HOME TheInfoList.com
Providing Lists of Related Topics to Help You Find Great Stuff
[::MainTopicLength::#1500] [::ListTopicLength::#1000] [::ListLength::#15] [::ListAdRepeat::#3]

picture info

Dharma
Dharma
Dharma
(/ˈdɑːrmə/;[8] Sanskrit: धर्म, translit. dharma, pronounced [dʱəɾmə] ( listen); Pali: धम्म, translit. dhamma, translit
[...More...]

"Dharma" on:
Wikipedia
Google
Yahoo

picture info

THEMIS
Astraea PrometheusParents Uranus and GaiaSiblingsTitansCrius Cronus Coeus Hyperion Iapetus Oceanus Mnemosyne Phoebe Rhea Tethys TheiaHekatonkheiresBriareos Cottus GygesCyclopsArges Brontes SteropesOther siblingsGigantes Erinyes
Erinyes
(the Furies) MeliaeHalf-siblingsAphrodite Typhon Python Uranus Themis
Themis
(/ˈθiːmɪs/; Ancient Greek: Θέμις) is an ancient Greek Titaness. She is described as "[the Lady] of good counsel", and is the personification of divine order, fairness, law, natural law, and custom. Her symbols are the Scales of Justice, tools used to remain balanced and pragmatic
[...More...]

"THEMIS" on:
Wikipedia
Google
Yahoo

picture info

Maat
Maat
Maat
or Ma'at (Egyptian m3ˤt)[1] refers to the ancient Egyptian concepts of truth, balance, order, harmony, law, morality, and justice
[...More...]

"Maat" on:
Wikipedia
Google
Yahoo

picture info

Sikh
A Sikh
Sikh
(/siːk, sɪk/; Punjabi: ਸਿੱਖ sikkh [sɪkkʰ]) is a person associated with the Sikh
Sikh
nation, sharing a common history, culture, language (Punjabi) and panentheistic religion
[...More...]

"Sikh" on:
Wikipedia
Google
Yahoo

Vedic Sanskrit
Vedic Sanskrit
Sanskrit
or Aryam (Devanagari: आर्यम् IAST: āryam, "noble") is an Indo-European language, more specifically one branch of the Indo-Iranian group. It is the ancient language of the Vedas
Vedas
of Hinduism, texts compiled over the period of the mid-2nd to mid-1st millennium BCE.[1] It was orally preserved, predating the advent of Brahmi script
Brahmi script
by several centuries
[...More...]

"Vedic Sanskrit" on:
Wikipedia
Google
Yahoo

picture info

Phenomena
A phenomenon (Greek: φαινόμενον, phainómenon, from the verb phainein, to show, shine, appear, to be manifest or manifest itself, plural phenomena)[1] is any thing which manifests itself. Phenomena are often, but not always, understood as "things that appear" or "experiences" for a sentient being, or in principle may be so. The term came into its modern philosophical usage through Immanuel Kant, who contrasted it with the noumenon. In contrast to a phenomenon, a noumenon cannot be directly observed. Kant was heavily influenced by Gottfried Wilhelm Leibniz
Gottfried Wilhelm Leibniz
in this part of his philosophy, in which phenomenon and noumenon serve as interrelated technical terms. Far predating this, the ancient Greek Pyrrhonist philosopher Sextus Empiricus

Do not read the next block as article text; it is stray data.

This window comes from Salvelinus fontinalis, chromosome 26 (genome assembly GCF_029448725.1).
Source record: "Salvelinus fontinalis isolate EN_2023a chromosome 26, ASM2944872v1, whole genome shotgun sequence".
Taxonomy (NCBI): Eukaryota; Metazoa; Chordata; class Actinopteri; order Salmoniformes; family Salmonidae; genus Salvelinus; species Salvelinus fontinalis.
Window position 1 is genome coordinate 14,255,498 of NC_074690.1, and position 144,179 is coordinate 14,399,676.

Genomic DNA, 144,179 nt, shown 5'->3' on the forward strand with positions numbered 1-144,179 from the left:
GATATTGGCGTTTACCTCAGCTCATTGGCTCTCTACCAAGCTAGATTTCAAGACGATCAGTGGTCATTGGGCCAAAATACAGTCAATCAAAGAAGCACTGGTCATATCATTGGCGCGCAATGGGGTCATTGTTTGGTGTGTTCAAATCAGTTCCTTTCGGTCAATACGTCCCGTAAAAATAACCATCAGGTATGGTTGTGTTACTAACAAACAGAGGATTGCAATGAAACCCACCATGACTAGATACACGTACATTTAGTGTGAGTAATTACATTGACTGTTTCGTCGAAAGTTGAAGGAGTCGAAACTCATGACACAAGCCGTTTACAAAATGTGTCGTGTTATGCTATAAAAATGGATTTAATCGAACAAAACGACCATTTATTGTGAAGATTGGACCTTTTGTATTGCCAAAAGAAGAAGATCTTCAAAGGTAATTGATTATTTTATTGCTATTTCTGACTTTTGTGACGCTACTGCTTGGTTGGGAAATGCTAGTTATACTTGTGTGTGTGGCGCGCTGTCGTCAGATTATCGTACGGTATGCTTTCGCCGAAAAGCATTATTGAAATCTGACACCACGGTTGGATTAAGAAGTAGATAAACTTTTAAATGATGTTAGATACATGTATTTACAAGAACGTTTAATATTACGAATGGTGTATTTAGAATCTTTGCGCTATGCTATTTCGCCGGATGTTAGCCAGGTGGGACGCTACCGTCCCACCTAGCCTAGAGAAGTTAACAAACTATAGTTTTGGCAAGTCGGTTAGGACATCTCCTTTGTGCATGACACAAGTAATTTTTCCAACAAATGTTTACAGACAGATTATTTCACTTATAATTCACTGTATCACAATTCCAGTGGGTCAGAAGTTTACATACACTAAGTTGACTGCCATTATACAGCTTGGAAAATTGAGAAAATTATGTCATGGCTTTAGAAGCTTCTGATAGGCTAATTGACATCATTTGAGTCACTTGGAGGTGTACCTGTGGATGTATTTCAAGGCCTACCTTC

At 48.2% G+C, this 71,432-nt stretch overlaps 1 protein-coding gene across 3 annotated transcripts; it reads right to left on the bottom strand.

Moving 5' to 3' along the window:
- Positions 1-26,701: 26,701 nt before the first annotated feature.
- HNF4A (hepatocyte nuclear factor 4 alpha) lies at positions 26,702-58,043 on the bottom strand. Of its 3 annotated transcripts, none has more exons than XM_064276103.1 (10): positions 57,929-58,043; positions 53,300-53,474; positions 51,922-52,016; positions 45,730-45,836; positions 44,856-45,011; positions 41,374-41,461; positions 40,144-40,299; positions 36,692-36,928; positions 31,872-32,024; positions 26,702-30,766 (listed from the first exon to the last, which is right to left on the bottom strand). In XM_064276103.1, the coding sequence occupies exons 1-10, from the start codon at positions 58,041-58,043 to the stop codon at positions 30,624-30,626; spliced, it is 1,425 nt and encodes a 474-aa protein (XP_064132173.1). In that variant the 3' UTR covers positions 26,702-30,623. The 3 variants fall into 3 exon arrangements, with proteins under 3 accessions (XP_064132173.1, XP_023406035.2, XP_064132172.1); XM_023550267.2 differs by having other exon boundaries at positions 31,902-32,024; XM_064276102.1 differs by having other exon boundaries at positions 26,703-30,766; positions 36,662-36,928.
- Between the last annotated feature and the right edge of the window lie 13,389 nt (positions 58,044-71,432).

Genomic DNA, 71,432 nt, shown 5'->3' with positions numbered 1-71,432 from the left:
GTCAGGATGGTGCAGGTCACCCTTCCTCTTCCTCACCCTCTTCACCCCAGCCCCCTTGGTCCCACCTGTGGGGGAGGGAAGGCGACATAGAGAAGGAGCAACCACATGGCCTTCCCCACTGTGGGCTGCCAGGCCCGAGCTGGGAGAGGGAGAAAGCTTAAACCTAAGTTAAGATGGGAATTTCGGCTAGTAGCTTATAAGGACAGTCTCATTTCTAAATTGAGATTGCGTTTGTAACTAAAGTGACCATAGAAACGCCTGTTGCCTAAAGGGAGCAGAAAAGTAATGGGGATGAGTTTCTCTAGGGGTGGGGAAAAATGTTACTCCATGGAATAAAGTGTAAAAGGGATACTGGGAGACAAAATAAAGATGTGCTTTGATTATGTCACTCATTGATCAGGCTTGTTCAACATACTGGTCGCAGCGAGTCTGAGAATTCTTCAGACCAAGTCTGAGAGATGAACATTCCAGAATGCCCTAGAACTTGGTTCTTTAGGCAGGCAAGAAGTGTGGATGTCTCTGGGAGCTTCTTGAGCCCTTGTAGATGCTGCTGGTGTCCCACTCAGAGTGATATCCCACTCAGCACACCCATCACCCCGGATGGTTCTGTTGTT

Sextus Empiricus
also used phenomenon and noumenon as interrelated technical terms. Cloud chamber
Cloud chamber
phenomena
[...More...]

"Phenomena" on:
Wikipedia
Google
Yahoo

picture info

Proto-Indo-European Language
Pontic SteppeDomestication of the horse Kurgan Kurgan
Kurgan
culture Steppe culturesBug-Dniester Sredny Stog Dnieper-Donets Samara Khvalynsk YamnaMikhaylovka cultureCaucasusMaykopEast-AsiaAfanasevoEastern EuropeUsatovo Cernavodă CucuteniNorthern EuropeCorded wareBaden Middle DnieperBronze AgePontic SteppeChariot Yamna Catacomb Multi-cordoned ware Poltavka SrubnaNorthern/Eastern SteppeAbashevo culture Andronovo SintashtaEuropeGlobular Amphora Corded ware Beaker Unetice Trzciniec Nordi
[...More...]

"Proto-Indo-European Language" on:
Wikipedia
Google
Yahoo

picture info

Untranslatability
Untranslatability
Untranslatability
is a property of a text, or of any utterance, in one language, for which no equivalent text or utterance can be found in another language when translated. Terms are, however, neither exclusively translatable nor exclusively untranslatable; rather, the degree of difficulty of translation depends on their nature, as well as on the translator's knowledge of the languages in question. Quite often, a text or utterance that is considered to be "untranslatable" is actually a lacuna, or lexical gap. That is, there is no one-to-one equivalence between the word, expression or turn of phrase in the source language and another word, expression or turn of phrase in the target language. A translator can, however, resort to a number of translation procedures to compensate for this
[...More...]

"Untranslatability" on:
Wikipedia
Google
Yahoo

picture info

Avestan Language
Avestan
Avestan